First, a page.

The vadR gene is located on the plus strand of the smaller V. cholerae chromosome between the vca0002 and vca0003 genes20. The sRNA is present in numerous other Vibrios and carries a highly conserved 5′ end (Fig. 1b) frequently involved in RNA duplex formation with trans-encoded target mRNAs8,21. Structure probing experiments confirmed that this region is unstructured and therefore available for base-pairing with other transcripts (Supplementary Fig. 1a, b). Northern blot analysis revealed that VadR accumulates as a ~85 nt transcript and is most highly expressed at low cell densities (Fig. 1c). Stability of VadR was ~3 min in V. cholerae wild-type cells and ~4-fold reduced in cells lacking the hfq gene (Supplementary Fig. 1c). Together, we conclude that VadR is a Hfq-dependent sRNA that is likely to act by base-pairing with other transcripts.
The VxrAB system activates VadR expression
Alignment of vadR promoter sequences revealed three conserved elements upstream the −10 box (Fig. 1b). While we were unable to directly assign a transcriptional regulator to these elements, we discovered that a vadR transcriptional reporter was ~150-fold more active in V. cholerae when compared to Escherichia coli (Supplementary Fig. 1d). These results suggested that vadR expression depended on a V. cholerae-specific factor, which allowed us to perform another genetic screen. Here, we employed a plasmid library expressing ~2.5 kb V. cholerae genomic fragments, which we co-transformed with a PvadR::lacZ transcriptional reporter into E. coli. We assayed ~23,000 colonies for ß-galactosidase activity on plates containing X-gal and isolated seven blue colonies. Sequence analysis of the respective plasmids revealed that all mapped to the vxrABCDE (vca0565-0569) locus; five plasmids contained sequences of vxrAB and two plasmids contained sequences of vxrABCDE (Supplementary Fig. 1e). To corroborate these results, we monitored vadR production in wild-type and ΔvxrABCDE V. cholerae by means of (i) promoter activity measurements and (ii) Northern blot analysis. Indeed, promoter activity was ~50-fold reduced in the vxrABCDE mutant (Supplementary Fig. 1f) and VadR was no longer detectable on Northern blots (Fig. 1d). Successive complementation of the vxrABCDE genes from a plasmid revealed that vxrAB (encoding the histidine kinase and response regulator of the two-component system, respectively) restored VadR expression, while vxrCDE were dispensable for regulation (Fig. 1d). Finally, to pinpoint direct regulation of vadR by VxrB, we reanalyzed previously reported ChIP-Seq data22 for binding of VxrB at the vadR promoter. Indeed, we discovered a pronounced, VxrB-specific peak upstream of the vadR gene (Supplementary Fig. 1g). These analyses also revealed a putative VxrB binding motif (TTGACAAAA-N2-TTGAC), which matched the three conserved sequence elements in the vadR promoter (Fig. 1b). Deletion of each of these sites efficiently reduced vadR promoter activity with sites 2 and 3 being most critical for transcription activation (Supplementary Fig. 1h). We also tested the effect of deleting the spacer sequence between sites 1 and 2, as well as between sites 2 and 3 on the vadR promoter. In both cases, we observed a strong drop in activity (Supplementary Fig. 1h). Together, we conclude that VadR is a VxrAB-activated sRNA that might be involved in regulation of cell shape in V. cholerae.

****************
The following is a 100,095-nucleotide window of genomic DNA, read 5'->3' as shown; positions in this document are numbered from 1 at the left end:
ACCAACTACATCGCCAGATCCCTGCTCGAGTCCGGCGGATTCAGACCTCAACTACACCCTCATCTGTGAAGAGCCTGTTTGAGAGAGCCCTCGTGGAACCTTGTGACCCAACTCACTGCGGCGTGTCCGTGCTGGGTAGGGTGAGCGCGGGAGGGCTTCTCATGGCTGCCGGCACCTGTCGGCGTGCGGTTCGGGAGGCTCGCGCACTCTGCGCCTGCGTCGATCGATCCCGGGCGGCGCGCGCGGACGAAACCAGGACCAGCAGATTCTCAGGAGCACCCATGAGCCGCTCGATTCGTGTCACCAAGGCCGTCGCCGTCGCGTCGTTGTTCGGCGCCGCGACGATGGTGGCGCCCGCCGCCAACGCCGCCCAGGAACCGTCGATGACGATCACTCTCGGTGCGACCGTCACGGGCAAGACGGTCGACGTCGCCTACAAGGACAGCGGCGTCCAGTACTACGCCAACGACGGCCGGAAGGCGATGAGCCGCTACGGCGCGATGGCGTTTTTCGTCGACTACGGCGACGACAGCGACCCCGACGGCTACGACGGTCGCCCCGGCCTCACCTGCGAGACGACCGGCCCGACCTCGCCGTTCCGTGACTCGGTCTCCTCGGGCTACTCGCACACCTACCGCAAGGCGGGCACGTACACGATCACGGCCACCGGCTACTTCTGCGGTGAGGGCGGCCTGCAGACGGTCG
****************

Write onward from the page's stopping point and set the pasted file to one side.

VadR regulates multiple genes involved in biofilm formation
To explore the molecular mechanism of VadR-mediated inhibition of cell bending, we next aimed to identify base-pairing partners of VadR in vivo. We used RNA-seq analyses to assess changes in global transcriptome levels following transient (15 min) overexpression of vadR in a ΔvadR V. cholerae strain. In total, 28 mRNAs, including crvA, displayed significant changes following VadR expression (Fig. 2a and Supplementary Table 1). We validated regulation of all targets, except ibpA, using quantitative real-time PCR (by testing all monocistronic genes and the first gene of all regulated operons; Supplementary Fig. 2a). The majority of repressed targets (15) corresponded to a single biofilm gene cluster (vc0916-vc0939) required for the production of the VPS biofilm exopolysaccharide, as well as genes producing the auxiliary biofilm components, RbmA-F23 (Fig. 2b).